Beginning in 1992, armed forces terrorized minority ethnic communities in Bosnia and Herzegovina for ethnic cleansing, mass violence and rape. The breakup of states from the Socialist Federal Republic of Yugoslavia, ethnic and political tensions, and economic crisis incited violence, and international military forces fought against each other for four years. Between 1992 and 1995, an estimated 100,000 lives were lost, and 20,000 to 50,000 women and girls were brutally raped by soldiers as a weapon of war.
“Though I was young, some memories have remained with me after all this time. I wondered if [the war] would ever end.”
-Djenita Svinjar, Solidarity Network Community Leader
Women for Women International’s (WfWI) global community of support for over 500,000 women began during the Bosnian War. Co-founders Zainab Salbi and Amjad Atallah established the organization to support women who survived torture, rape and widespread violence in their communities. Women survivors of the war received social and economic support to rebuild their lives following the war—as well as hope, connection and respect in the face of destruction.
Today, Bosnia and Herzegovina is an independent country. Its citizens are pursuing a modern democracy as remnants of the civil war and genocide linger.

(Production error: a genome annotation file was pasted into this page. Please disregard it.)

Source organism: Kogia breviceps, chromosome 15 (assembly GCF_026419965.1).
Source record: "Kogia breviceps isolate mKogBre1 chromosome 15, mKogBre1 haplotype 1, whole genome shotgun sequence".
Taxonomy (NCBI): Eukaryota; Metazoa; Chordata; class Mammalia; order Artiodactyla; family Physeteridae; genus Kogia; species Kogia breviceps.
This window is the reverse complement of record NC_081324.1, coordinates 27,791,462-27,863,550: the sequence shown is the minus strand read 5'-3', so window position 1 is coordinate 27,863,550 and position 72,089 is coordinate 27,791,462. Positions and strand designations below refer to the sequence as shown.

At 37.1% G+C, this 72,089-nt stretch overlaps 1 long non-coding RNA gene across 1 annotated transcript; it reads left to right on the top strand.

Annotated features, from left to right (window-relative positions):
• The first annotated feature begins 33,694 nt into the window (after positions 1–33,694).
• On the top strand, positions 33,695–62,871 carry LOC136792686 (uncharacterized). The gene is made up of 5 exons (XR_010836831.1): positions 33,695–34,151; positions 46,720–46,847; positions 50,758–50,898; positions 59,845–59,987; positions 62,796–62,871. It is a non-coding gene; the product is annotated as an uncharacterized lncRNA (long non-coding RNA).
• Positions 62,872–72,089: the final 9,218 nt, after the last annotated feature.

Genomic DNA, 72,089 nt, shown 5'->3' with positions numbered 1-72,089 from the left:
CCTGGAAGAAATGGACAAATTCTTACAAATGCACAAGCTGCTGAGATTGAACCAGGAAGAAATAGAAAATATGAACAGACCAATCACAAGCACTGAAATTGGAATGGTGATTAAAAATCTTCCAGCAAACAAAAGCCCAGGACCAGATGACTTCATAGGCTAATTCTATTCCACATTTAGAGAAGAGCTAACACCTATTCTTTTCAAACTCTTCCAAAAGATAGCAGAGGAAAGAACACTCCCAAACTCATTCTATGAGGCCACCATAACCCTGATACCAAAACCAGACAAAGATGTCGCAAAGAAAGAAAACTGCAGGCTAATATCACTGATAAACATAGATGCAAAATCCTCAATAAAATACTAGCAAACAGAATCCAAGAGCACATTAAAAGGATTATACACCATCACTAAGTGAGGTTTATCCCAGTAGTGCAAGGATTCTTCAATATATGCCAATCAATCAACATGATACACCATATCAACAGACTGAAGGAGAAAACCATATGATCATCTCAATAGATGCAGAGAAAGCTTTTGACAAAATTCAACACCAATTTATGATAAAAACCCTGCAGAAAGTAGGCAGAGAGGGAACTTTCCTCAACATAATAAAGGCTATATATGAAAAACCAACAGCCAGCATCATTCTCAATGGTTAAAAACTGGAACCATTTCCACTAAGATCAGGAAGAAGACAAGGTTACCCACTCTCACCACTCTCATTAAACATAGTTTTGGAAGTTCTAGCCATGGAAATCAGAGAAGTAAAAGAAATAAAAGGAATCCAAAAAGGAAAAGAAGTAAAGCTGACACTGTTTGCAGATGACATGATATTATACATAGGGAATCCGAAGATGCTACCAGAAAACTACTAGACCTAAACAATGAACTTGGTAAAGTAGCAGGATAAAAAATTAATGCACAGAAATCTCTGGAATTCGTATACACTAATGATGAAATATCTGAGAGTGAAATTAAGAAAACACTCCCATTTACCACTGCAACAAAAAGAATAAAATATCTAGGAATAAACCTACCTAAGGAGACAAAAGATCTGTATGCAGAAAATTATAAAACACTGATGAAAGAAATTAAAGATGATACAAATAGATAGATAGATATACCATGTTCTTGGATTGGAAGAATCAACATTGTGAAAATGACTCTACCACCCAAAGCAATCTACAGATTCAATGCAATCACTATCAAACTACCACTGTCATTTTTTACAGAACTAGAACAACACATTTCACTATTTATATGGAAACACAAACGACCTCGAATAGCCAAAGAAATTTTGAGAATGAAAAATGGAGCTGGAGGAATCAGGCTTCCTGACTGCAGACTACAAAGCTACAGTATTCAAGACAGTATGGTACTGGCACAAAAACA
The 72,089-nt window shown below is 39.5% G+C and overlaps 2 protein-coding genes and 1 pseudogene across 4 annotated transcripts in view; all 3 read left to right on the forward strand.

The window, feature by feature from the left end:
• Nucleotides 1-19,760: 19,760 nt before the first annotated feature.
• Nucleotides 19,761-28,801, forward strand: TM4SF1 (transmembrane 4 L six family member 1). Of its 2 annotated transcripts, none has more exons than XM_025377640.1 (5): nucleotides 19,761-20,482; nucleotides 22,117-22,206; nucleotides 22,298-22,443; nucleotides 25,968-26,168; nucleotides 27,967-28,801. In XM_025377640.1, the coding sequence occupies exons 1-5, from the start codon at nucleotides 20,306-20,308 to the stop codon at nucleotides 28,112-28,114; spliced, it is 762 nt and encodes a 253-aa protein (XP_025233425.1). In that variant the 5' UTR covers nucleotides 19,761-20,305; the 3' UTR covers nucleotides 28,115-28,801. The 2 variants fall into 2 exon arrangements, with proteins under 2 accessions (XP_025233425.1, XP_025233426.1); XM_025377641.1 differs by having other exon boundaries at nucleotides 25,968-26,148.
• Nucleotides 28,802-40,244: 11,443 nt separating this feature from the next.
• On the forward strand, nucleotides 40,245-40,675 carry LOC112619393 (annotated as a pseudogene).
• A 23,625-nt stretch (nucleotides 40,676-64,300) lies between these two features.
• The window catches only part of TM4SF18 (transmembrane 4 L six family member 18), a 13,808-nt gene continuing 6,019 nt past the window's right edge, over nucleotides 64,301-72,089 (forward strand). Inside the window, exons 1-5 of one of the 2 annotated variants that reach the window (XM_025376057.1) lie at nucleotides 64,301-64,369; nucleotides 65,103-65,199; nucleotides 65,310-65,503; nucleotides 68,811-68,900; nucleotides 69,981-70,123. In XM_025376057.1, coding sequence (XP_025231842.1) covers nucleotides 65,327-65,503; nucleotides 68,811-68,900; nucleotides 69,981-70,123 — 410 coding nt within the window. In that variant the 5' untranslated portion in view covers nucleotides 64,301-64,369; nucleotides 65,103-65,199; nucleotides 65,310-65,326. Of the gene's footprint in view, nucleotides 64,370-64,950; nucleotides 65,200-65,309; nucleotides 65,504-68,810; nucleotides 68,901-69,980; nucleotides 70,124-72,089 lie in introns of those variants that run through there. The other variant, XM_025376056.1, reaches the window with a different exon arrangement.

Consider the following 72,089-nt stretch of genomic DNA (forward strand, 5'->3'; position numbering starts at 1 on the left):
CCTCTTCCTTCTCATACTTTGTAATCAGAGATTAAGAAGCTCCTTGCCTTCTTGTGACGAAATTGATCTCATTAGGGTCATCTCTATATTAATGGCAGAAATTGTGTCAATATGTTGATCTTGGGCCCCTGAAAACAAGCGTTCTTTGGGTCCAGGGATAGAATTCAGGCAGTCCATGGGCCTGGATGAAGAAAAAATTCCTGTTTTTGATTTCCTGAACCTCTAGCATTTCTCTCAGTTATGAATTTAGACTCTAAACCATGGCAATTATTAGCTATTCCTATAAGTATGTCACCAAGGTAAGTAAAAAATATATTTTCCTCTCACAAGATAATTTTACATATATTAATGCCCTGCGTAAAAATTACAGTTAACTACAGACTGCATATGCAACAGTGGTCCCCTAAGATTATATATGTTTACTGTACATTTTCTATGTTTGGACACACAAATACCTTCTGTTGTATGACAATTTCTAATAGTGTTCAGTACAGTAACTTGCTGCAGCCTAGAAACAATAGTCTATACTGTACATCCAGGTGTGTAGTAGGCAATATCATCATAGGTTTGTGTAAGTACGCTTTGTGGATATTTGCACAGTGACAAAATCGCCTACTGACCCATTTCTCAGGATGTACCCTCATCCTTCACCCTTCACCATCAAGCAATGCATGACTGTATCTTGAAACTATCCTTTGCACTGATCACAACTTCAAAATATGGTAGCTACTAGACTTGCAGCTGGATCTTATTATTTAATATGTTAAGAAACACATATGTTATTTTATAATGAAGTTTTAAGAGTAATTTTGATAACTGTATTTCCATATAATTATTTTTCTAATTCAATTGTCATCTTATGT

Our Work in Bosnia and Herzegovina
For 23 years, our program in Bosnia and Herzegovina thrived as Women for Women International’s (WfWI) flagship country office. In 2016, the Žene za Žene International Association of Sarajevo (ZzZ) was established as an autonomous, locally registered sister organization of WfWI to continue its work independently.
Our sister organization works through local women’s associations to provide economic and social empowerment opportunities for its network of association members.
In addition to economic support, ŽzZ supports young women in local government and grassroots, issue-based advocacy organizations. A Young Women in Leadership and Development project hosted by the organization provides in-depth training and mentoring for young women to design community development projects and become active leaders in local civil society organizations.
When the war began in Ukraine in February of 2022, WfWI’s crisis response to reach Ukrainian women forced to flee their communities and targeted for sexual violence was led by ŽzZ. Directed by Seida Saric, a survivor of the Bosnian War, the organization collaborated with us to provide women survivors displaced or contending with the trauma of war with the psychosocial services, vocational training and resources to rebuild their lives.
“I lived through war, and I know the trauma that I experienced.”
Seida Saric, Žene za Žene International Director
- Over 2,000 women displaced in Poland and Ukraine received support through four local partners in 2022. At the same time, ZzZ fostered the growth of 16 small business associations across Bosnia and Herzegovina.